GRANDVIEW - A "war zone" type celebration of the Fourth of July last week has prompted Grandview Mayor Norm Childress to schedule a public meeting to address the possibility of banning fireworks in that community.
At the public hearing, set for Monday, July 18, at 7:30 p.m. in Grandview City Council chambers, testimony will be taken concerning the continuation of the sale and use of fireworks within the city limits.
Grandview is one of only seven cities in Yakima County that permits the sale and discharge of fireworks. Although there were no major fires or injuries over the Fourth of July weekend in Grandview this year, city staff said there appeared to be an unprecedented amount of fireworks set off. The community, say many residents, resembled a "war zone," not the patriotic celebration that has traditionally been noted in past years.
City officials also note that the cost of cleaning up the fireworks debris from the parks and city streets, plus the cost of extra fire department and police department coverage, is a difficult and unnecessary burden for Grandview taxpayers to bear.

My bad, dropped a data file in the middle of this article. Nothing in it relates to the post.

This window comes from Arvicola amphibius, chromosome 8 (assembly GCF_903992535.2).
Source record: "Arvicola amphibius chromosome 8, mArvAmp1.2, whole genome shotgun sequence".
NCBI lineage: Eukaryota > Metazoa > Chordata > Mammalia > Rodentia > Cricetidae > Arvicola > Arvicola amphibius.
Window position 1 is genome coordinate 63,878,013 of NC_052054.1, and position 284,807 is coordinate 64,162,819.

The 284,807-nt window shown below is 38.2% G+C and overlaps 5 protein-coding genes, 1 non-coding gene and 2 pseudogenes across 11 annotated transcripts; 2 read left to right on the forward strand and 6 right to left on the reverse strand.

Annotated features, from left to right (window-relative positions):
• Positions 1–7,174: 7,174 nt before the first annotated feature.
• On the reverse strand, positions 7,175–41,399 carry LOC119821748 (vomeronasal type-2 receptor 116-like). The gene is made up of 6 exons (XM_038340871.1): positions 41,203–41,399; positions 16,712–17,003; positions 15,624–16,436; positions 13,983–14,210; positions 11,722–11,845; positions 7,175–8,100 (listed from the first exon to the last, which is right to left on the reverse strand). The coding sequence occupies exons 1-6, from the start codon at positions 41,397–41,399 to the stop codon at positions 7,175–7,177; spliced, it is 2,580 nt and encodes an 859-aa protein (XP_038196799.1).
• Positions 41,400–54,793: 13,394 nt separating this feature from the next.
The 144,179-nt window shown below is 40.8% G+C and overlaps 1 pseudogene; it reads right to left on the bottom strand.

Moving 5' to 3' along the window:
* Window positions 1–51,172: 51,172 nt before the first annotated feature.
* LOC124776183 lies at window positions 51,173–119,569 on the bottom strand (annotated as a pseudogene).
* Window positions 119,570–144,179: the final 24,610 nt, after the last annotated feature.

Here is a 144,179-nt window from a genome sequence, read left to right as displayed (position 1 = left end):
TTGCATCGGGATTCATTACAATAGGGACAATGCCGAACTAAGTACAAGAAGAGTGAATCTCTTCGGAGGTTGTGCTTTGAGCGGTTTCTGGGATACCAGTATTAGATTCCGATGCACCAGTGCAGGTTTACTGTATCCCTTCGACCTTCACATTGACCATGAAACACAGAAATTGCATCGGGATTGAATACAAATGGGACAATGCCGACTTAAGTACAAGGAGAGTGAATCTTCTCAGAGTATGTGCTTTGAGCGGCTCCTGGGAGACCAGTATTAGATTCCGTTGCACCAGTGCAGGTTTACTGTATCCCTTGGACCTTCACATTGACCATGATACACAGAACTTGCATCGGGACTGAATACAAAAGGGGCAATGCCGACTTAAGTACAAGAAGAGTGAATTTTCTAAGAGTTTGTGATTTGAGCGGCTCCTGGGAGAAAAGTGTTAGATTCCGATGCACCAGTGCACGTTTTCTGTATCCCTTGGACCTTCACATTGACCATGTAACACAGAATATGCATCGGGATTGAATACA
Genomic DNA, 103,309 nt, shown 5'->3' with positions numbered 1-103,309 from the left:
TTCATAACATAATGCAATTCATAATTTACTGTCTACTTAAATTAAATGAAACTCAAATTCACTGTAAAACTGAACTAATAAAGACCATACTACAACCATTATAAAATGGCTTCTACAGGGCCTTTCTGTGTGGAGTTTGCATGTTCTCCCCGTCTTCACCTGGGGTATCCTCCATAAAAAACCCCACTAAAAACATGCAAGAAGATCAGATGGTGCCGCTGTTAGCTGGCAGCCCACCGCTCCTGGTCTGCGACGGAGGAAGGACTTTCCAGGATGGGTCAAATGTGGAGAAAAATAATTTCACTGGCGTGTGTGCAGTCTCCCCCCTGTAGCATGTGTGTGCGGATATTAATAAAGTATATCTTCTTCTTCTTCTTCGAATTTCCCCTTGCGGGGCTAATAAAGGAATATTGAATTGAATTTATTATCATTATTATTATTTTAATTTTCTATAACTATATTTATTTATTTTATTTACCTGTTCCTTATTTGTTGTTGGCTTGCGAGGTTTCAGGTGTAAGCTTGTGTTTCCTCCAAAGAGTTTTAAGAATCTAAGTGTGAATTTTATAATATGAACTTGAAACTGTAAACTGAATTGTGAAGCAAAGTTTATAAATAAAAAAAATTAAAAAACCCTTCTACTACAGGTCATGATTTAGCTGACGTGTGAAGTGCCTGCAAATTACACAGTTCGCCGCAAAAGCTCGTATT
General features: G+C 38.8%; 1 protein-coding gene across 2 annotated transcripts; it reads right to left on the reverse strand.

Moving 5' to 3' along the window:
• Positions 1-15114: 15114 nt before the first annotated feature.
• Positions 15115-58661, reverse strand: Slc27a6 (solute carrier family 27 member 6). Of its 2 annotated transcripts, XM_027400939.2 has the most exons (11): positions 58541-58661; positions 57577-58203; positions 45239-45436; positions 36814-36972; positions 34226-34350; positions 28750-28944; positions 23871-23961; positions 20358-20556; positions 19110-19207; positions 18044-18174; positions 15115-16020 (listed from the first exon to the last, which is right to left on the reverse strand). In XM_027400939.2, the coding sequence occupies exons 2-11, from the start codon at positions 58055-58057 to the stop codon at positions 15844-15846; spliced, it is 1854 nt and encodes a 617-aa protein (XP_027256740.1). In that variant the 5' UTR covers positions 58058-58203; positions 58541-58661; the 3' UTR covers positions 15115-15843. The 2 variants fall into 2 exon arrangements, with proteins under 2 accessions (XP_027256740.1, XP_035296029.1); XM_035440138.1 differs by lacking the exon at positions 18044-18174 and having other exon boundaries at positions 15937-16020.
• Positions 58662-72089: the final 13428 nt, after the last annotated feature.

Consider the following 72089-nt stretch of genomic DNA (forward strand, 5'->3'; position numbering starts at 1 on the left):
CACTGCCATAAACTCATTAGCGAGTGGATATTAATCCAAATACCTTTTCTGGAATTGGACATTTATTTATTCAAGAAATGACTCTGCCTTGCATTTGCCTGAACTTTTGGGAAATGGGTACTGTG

"The cost of clean-up and emergency services when Grandview's resources are stretched to the limit requires serious debate on this issue," Childress said.
Childress said the question of whether it is prudent to continue allowing the sale and discharge of fireworks in Grandview has been debated a number of times in past years. He said because of the large fireworks display this year, coupled with public concern and the use of alcohol in public, it is time again to put the issue on the table and seek out the opinions of local residents.
The July 18 public hearing will be held in conjunction with the regularly scheduled meeting of the Grandview City Council. Those who want to comment on the fireworks issue may do so at that time, or they can provide their written comments to the Grandview city clerk prior to next Monday's meeting.